On this day one hundred years ago the world’s first oceangoing diesel engine-powered ship was handed over to the owner East Asiatic Company from the builder Burmeister & Wain shipyard in Copenhagen.
Before Selandia was build all ships were steam powered. Steam power meant huge amount of coal and a large amount of crew to keep the steam engine running.
Using diesel not only removed a lot of the hard and unhealthy work shoveling coal but also meant a large increase in cruising range for the ocean going ships.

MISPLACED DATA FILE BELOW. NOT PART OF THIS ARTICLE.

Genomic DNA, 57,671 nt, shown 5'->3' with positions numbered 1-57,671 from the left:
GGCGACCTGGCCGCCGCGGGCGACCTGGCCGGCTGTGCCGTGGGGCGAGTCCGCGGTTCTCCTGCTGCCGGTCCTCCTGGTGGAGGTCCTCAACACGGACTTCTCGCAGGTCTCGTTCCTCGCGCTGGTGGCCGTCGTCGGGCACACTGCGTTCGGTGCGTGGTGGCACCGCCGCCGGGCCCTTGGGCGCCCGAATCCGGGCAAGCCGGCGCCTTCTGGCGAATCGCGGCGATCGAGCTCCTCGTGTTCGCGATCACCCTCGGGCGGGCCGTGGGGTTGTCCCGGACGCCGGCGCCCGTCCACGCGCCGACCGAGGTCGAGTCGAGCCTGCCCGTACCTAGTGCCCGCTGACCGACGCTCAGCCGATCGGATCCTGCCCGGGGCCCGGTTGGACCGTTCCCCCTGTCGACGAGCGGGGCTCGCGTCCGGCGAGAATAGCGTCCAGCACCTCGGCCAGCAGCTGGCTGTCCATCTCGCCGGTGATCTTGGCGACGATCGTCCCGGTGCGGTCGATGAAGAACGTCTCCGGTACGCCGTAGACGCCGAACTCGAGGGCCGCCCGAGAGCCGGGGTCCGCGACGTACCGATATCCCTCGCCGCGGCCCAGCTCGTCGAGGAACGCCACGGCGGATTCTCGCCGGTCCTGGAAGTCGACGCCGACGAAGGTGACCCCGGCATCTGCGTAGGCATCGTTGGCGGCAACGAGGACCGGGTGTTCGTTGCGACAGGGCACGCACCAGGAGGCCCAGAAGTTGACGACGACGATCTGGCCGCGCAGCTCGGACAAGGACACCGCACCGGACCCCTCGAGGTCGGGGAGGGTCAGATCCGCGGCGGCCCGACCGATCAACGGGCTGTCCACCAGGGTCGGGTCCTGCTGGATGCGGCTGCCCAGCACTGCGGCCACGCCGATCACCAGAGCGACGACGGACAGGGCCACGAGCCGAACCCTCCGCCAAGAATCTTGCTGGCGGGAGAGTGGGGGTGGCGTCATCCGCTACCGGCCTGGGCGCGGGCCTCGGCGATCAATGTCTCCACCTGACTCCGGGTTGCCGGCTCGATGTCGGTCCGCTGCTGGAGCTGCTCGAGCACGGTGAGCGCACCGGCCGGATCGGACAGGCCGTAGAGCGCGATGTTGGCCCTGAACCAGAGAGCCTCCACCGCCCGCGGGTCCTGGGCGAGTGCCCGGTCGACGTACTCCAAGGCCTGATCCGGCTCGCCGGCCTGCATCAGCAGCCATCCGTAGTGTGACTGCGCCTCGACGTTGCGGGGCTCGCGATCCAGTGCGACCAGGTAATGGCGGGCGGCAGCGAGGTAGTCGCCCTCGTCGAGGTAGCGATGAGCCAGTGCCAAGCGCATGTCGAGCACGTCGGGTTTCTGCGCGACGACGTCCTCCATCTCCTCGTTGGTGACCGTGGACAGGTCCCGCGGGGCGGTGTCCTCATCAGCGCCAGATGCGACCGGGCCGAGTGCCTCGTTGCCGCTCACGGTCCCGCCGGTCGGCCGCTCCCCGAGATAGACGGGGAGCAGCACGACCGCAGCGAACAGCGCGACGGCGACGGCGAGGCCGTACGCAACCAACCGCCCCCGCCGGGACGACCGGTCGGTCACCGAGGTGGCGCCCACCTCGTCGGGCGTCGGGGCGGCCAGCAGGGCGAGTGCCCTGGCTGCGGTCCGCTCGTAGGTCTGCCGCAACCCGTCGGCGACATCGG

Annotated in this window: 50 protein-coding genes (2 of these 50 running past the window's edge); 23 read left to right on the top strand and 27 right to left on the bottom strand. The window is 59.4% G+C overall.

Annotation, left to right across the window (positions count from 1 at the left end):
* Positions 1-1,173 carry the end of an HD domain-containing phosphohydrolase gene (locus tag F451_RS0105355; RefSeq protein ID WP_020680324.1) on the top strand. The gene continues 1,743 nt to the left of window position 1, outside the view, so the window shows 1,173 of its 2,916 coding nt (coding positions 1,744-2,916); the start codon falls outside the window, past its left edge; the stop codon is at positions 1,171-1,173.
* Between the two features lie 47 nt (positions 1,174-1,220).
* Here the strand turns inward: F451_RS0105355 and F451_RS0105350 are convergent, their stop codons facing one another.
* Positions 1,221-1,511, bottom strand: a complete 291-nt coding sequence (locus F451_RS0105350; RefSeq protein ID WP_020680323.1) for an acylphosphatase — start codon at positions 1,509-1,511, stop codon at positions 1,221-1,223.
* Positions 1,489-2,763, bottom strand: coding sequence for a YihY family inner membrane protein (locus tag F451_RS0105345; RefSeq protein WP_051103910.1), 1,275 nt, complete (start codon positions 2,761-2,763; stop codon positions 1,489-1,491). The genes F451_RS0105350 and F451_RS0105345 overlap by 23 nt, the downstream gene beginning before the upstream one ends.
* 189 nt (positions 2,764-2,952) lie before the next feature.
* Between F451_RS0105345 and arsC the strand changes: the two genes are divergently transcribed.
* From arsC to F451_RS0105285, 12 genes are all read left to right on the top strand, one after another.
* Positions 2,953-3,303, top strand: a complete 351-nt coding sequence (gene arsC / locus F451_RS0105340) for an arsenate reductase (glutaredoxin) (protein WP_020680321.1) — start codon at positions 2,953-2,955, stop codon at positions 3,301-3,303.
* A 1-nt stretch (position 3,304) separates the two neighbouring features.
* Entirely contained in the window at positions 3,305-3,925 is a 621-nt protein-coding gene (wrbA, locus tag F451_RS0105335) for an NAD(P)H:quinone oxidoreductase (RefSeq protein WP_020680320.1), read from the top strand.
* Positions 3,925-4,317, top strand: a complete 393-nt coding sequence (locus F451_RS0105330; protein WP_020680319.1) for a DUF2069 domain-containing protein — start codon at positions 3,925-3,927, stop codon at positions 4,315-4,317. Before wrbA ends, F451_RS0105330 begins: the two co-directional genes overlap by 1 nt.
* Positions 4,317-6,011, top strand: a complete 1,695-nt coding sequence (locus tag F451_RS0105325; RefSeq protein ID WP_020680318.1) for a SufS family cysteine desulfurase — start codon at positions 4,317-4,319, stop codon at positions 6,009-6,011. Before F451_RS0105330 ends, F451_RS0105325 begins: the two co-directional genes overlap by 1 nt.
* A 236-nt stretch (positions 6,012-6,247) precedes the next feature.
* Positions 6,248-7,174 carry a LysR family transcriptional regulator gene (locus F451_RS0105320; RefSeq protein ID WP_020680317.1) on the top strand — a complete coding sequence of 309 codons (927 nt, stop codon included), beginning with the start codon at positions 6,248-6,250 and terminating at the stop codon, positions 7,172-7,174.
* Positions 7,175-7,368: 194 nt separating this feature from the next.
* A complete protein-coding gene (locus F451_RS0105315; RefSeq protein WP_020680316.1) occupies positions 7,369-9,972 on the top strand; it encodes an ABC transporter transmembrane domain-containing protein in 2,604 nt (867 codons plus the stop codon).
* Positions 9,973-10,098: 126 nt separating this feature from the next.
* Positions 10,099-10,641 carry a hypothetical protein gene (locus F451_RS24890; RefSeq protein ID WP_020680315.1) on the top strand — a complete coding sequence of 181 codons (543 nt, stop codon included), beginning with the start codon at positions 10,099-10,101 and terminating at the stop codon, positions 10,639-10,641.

As a Dane the anniversary is of course even more interesting since it shows the long tradition for innovation within boat- and shipbuilding present in this part of the world.
Seen in the long perspective I think the whole world has benefit from this Danish innovation, since today it’s hard to imagine a fleet of small and large boats/ships without diesel engines.
So happy anniversary to MS Selandia and the engineers that made it possible to built the world’s first oceangoing diesel engine powered ship.
Happy boat building,
Morten Olesen, Master Boat Builder and Naval Architect